Good morning! Today is Friday, October 16. President Trump and Joe Biden participated in dueling town halls on separate networks. Former New Jersey Gov. Chris Christie has recovered from Covid-19 and says he was wrong not to wear a face mask at a White House event where he contracted the virus. A new study finds that watching nature programming reduces feelings of boredom and sadness.
And in mortgage and housing news …
RECORD LOW, AGAIN: Mortgage rates dropped to 2.81 percent this week, another new record and the 12th straight week rates have stayed under 3 percent, Freddie Mac reported in its weekly mortgage market survey.
FREDDIE FORECAST: Mortgage rates are expected to remain near record lows through next year and home prices are expected to climb, though not as quickly as this year, according to Freddie Mac’s quarterly housing forecast.
REAL ESTATE TRENDS: Covid-19 has caused some industry trends to accelerate and others to grind to a halt, with new opportunities expected to pop up in the year ahead.
GSE CLIMATE TRENDS: New research compiled by U.S. government-backed mortgage companies recently shows housing markets are beginning to respond to damages from climate change-fueled floods, storms and disasters.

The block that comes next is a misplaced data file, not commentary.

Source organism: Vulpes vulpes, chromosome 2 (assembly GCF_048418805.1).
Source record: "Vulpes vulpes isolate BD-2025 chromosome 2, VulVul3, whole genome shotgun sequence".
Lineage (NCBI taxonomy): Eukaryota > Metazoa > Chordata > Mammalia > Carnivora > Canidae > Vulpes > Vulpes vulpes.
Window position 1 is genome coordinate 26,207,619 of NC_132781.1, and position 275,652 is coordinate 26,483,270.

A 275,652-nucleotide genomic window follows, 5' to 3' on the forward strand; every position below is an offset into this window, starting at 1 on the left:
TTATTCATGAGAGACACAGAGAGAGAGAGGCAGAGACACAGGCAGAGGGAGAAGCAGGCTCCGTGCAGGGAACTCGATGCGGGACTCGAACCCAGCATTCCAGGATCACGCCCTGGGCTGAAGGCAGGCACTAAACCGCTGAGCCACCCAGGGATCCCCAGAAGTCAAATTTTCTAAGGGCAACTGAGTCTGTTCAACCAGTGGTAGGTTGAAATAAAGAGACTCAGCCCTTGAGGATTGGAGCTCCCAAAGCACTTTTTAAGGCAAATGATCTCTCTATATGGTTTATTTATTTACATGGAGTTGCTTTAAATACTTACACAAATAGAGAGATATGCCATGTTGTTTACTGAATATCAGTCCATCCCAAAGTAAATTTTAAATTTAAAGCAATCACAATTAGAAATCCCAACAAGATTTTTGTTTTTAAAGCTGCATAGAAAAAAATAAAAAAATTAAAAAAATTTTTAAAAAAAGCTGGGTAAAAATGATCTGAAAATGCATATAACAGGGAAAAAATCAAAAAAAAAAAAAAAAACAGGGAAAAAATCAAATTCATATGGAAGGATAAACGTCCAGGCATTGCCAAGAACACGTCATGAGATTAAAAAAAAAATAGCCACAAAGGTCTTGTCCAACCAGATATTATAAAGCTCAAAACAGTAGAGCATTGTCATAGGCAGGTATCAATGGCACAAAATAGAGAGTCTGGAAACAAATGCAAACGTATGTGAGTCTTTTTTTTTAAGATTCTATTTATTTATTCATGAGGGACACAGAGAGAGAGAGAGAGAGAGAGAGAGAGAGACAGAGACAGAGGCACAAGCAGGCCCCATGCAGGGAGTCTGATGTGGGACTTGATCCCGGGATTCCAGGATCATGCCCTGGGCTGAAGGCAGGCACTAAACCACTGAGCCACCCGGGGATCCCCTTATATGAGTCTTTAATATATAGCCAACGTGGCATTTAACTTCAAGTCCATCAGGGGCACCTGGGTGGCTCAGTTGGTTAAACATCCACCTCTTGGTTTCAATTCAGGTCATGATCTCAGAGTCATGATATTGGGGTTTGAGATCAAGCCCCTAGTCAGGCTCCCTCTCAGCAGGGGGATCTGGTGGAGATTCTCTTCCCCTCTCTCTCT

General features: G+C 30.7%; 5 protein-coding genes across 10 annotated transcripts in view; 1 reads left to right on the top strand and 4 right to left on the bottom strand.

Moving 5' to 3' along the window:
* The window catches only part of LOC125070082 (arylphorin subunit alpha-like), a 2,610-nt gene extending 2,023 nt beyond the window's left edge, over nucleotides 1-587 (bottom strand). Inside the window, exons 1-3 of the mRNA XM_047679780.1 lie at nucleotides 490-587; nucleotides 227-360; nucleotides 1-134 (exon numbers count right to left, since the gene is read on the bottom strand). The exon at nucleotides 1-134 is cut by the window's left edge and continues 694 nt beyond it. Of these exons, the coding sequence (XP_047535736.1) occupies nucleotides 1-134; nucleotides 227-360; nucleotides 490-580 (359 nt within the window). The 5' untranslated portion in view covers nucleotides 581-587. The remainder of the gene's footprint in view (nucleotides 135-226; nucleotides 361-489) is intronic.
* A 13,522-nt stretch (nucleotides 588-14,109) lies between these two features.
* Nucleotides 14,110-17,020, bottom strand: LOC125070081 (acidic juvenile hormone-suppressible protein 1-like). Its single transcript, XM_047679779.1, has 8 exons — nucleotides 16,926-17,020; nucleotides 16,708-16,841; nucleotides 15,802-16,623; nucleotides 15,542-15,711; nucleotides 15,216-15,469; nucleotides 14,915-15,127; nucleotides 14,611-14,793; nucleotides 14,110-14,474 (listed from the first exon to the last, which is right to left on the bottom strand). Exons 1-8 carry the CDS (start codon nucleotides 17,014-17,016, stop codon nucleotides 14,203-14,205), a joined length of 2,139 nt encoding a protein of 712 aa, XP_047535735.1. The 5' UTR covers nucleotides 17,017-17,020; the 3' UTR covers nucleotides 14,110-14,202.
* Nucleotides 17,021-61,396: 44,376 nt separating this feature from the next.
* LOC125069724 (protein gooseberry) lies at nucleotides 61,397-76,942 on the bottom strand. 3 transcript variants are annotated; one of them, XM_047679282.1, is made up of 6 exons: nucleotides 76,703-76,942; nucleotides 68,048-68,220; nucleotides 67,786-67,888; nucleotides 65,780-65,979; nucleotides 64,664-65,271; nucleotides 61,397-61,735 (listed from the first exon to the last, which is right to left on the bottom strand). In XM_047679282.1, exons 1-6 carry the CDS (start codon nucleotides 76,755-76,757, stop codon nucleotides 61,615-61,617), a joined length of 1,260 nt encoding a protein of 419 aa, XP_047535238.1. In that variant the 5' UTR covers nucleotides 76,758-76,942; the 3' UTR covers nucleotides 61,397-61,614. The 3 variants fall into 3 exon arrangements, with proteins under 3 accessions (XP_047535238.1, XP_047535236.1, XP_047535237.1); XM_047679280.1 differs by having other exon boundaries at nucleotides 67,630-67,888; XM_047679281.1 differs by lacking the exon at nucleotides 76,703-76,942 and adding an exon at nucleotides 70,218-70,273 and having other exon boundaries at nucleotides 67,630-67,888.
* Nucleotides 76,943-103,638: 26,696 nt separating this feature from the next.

GSE REFORM: No matter who wins the Presidential election, the path out of GSE conservatorship is uncertain.
LIBOR-SOFOR TRANSITION: Freddie Mac has purchased its first multifamily loan indexed to the Secured Overnight Financing Rate.
COVIDNOMICS: While some improvement in payment behavior has been seen, some of that positive view may be artificial due to residue of stimulus and forbearance efforts. Consumer research indicates that things may be worse than indicated and small business owners have been hit especially hard.
HOME-BUYING FITNESS: Six ways to improve your finances before buying a home.
SCAM ALERT: Make sure that letters received from a new mortgage loan servicer are not part of a scam.
FANNIE MAE LEADERSHIP: Mortgage giant Fannie Mae is shaking up leadership in its largest business, with two top executives leaving.
RENT PRICES: Rent prices are plummeting as urban landlords try to attract tenants moving to cheaper, quieter suburbs during the coronavirus pandemic.